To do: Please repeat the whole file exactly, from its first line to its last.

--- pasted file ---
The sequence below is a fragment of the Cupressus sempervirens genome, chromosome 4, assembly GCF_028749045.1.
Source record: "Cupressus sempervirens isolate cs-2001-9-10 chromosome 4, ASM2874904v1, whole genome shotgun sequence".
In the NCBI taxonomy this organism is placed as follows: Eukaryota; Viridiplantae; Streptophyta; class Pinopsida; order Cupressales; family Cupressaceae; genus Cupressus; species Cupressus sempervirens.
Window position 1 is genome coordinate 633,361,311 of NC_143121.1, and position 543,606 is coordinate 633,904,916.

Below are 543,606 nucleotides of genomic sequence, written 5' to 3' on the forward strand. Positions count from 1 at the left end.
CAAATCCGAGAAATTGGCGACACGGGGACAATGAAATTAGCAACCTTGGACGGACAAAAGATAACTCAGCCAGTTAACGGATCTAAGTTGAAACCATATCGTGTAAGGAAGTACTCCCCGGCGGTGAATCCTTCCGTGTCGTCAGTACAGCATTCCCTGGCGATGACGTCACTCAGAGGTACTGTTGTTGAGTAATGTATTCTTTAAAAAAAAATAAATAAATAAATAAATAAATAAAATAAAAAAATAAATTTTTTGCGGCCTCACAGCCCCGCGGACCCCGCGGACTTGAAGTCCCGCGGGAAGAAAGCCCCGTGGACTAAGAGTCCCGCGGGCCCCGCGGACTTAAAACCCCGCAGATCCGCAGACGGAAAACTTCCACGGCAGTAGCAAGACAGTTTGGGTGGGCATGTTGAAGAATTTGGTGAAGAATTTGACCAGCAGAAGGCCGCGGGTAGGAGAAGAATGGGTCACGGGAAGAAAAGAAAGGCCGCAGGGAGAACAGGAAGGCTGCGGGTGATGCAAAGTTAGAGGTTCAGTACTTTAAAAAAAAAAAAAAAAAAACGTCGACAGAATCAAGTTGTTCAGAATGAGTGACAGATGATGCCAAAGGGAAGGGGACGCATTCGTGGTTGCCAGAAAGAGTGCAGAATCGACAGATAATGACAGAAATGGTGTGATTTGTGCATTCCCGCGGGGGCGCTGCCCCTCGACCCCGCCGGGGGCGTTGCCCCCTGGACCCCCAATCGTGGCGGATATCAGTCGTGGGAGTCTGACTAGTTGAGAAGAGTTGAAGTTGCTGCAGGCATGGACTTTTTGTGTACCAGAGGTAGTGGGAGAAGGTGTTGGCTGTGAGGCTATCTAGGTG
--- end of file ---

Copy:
The sequence below is a fragment of the Cupressus sempervirens genome, chromosome 4, assembly GCF_028749045.1.
Source record: "Cupressus sempervirens isolate cs-2001-9-10 chromosome 4, ASM2874904v1, whole genome shotgun sequence".
In the NCBI taxonomy this organism is placed as follows: Eukaryota; Viridiplantae; Streptophyta; class Pinopsida; order Cupressales; family Cupressaceae; genus Cupressus; species Cupressus sempervirens.
Window position 1 is genome coordinate 633,361,311 of NC_143121.1, and position 543,606 is coordinate 633,904,916.

Below are 543,606 nucleotides of genomic sequence, written 5' to 3' on the forward strand. Positions count from 1 at the left end.
CAAATCCGAGAAATTGGCGACACGGGGACAATGAAATTAGCAACCTTGGACGGACAAAAGATAACTCAGCCAGTTAACGGATCTAAGTTGAAACCATATCGTGTAAGGAAGTACTCCCCGGCGGTGAATCCTTCCGTGTCGTCAGTACAGCATTCCCTGGCGATGACGTCACTCAGAGGTACTGTTGTTGAGTAATGTATTCTTTAAAAAAAAATAAATAAATAAATAAATAAATAAAATAAAAAAATAAATTTTTTGCGGCCTCACAGCCCCGCGGACCCCGCGGACTTGAAGTCCCGCGGGAAGAAAGCCCCGTGGACTAAGAGTCCCGCGGGCCCCGCGGACTTAAAACCCCGCAGATCCGCAGACGGAAAACTTCCACGGCAGTAGCAAGACAGTTTGGGTGGGCATGTTGAAGAATTTGGTGAAGAATTTGACCAGCAGAAGGCCGCGGGTAGGAGAAGAATGGGTCACGGGAAGAAAAGAAAGGCCGCAGGGAGAACAGGAAGGCTGCGGGTGATGCAAAGTTAGAGGTTCAGTACTTTAAAAAAAAAAAAAAAAAAACGTCGACAGAATCAAGTTGTTCAGAATGAGTGACAGATGATGCCAAAGGGAAGGGGACGCATTCGTGGTTGCCAGAAAGAGTGCAGAATCGACAGATAATGACAGAAATGGTGTGATTTGTGCATTCCCGCGGGGGCGCTGCCCCTCGACCCCGCCGGGGGCGTTGCCCCCTGGACCCCCAATCGTGGCGGATATCAGTCGTGGGAGTCTGACTAGTTGAGAAGAGTTGAAGTTGCTGCAGGCATGGACTTTTTGTGTACCAGAGGTAGTGGGAGAAGGTGTTGGCTGTGAGGCTATCTAGGTG